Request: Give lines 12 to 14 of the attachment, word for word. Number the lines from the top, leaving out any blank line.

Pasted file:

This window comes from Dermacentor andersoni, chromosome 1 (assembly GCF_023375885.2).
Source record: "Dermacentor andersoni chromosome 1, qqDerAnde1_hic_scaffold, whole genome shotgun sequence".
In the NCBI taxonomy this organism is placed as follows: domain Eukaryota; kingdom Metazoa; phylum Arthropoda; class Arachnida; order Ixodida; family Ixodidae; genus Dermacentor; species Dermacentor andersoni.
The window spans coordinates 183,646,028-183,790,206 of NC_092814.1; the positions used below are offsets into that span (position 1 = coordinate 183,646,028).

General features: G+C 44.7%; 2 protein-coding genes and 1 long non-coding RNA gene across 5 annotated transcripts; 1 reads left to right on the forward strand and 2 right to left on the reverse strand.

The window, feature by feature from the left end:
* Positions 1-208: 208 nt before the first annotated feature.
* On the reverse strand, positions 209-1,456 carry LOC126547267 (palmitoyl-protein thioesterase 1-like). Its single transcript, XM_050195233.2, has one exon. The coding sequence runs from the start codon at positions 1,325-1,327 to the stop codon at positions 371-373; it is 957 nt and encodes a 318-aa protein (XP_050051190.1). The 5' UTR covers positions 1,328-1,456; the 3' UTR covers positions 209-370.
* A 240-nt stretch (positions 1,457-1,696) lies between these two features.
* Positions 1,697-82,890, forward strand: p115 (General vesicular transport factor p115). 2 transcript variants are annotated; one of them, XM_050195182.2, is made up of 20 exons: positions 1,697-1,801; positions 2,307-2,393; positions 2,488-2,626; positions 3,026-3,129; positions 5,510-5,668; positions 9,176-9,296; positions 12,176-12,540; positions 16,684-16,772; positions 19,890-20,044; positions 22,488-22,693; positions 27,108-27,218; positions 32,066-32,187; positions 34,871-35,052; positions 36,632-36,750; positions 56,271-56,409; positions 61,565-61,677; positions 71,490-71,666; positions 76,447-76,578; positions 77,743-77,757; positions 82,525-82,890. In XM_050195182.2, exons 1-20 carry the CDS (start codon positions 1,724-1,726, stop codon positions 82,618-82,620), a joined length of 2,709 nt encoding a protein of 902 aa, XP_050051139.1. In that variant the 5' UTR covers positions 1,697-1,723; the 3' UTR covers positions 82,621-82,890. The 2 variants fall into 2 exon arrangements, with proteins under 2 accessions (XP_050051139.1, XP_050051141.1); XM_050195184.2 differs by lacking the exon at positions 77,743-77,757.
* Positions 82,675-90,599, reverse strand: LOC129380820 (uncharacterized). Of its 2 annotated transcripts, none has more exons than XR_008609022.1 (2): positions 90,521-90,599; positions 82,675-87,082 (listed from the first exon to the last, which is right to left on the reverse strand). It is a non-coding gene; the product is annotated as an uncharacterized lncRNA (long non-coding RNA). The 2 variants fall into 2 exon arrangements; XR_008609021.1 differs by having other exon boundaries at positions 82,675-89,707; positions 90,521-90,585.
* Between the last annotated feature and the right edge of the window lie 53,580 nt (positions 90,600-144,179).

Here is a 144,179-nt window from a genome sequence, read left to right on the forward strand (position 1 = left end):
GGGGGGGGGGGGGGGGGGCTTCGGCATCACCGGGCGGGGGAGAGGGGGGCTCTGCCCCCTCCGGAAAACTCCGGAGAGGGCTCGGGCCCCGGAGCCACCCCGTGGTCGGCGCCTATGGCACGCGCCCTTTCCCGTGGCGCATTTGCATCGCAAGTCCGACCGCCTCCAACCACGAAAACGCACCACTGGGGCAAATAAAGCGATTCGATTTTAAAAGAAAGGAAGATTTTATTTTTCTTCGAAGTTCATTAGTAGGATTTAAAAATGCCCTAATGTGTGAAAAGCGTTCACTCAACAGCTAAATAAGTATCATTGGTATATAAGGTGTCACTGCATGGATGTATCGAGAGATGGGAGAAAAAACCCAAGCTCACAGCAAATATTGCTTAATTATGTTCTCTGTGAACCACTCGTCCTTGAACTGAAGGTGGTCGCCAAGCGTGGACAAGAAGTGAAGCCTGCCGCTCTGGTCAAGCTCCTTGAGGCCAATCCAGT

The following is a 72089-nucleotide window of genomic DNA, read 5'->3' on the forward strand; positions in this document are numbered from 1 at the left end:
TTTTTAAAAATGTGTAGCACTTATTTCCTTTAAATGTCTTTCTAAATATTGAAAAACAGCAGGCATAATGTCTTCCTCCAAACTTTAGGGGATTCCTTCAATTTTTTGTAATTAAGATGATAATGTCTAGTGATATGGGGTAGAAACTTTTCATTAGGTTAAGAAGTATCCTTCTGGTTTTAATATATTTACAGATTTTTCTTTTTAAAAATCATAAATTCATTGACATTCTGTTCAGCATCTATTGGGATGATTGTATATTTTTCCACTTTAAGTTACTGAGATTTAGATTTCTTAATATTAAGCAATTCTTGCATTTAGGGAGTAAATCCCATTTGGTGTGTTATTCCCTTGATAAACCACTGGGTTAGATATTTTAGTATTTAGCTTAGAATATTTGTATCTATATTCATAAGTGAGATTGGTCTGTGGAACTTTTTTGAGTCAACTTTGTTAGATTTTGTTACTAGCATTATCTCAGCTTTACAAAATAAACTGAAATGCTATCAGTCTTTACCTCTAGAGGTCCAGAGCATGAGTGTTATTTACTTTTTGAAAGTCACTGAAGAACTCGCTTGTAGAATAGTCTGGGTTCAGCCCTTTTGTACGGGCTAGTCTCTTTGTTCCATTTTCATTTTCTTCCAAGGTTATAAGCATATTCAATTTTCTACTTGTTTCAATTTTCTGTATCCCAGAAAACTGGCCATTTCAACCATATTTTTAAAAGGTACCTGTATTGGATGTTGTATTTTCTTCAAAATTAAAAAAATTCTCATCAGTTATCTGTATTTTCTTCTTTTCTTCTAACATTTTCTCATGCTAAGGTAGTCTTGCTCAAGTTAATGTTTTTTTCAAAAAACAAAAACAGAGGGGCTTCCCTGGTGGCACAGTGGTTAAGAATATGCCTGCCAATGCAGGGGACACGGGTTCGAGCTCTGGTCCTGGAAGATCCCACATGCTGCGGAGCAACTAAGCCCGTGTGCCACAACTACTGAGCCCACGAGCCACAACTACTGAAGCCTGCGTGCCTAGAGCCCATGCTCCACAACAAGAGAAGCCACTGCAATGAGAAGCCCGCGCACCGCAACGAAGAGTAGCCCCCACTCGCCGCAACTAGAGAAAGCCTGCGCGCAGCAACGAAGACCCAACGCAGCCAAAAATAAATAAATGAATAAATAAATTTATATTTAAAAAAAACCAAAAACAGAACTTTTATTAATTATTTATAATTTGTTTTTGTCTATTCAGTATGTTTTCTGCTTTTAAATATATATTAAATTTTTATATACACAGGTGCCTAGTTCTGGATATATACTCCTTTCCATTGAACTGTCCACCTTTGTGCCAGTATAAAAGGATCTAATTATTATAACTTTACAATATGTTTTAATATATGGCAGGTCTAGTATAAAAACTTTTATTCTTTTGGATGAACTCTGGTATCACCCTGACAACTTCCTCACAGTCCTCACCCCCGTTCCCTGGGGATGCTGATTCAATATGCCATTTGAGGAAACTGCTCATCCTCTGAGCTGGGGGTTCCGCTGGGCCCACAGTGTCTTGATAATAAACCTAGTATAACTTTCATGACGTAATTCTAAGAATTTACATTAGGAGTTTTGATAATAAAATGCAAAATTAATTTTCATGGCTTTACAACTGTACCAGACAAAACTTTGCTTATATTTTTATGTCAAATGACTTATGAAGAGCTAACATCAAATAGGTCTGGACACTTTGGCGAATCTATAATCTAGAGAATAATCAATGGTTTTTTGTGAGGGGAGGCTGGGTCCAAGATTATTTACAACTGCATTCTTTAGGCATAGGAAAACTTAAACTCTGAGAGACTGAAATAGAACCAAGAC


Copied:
* Between the last annotated feature and the right edge of the window lie 53,580 nt (positions 90,600-144,179).

Here is a 144,179-nt window from a genome sequence, read left to right on the forward strand (position 1 = left end):
GGGGGGGGGGGGGGGGGGCTTCGGCATCACCGGGCGGGGGAGAGGGGGGCTCTGCCCCCTCCGGAAAACTCCGGAGAGGGCTCGGGCCCCGGAGCCACCCCGTGGTCGGCGCCTATGGCACGCGCCCTTTCCCGTGGCGCATTTGCATCGCAAGTCCGACCGCCTCCAACCACGAAAACGCACCACTGGGGCAAATAAAGCGATTCGATTTTAAAAGAAAGGAAGATTTTATTTTTCTTCGAAGTTCATTAGTAGGATTTAAAAATGCCCTAATGTGTGAAAAGCGTTCACTCAACAGCTAAATAAGTATCATTGGTATATAAGGTGTCACTGCATGGATGTATCGAGAGATGGGAGAAAAAACCCAAGCTCACAGCAAATATTGCTTAATTATGTTCTCTGTGAACCACTCGTCCTTGAACTGAAGGTGGTCGCCAAGCGTGGACAAGAAGTGAAGCCTGCCGCTCTGGTCAAGCTCCTTGAGGCCAATCCAGT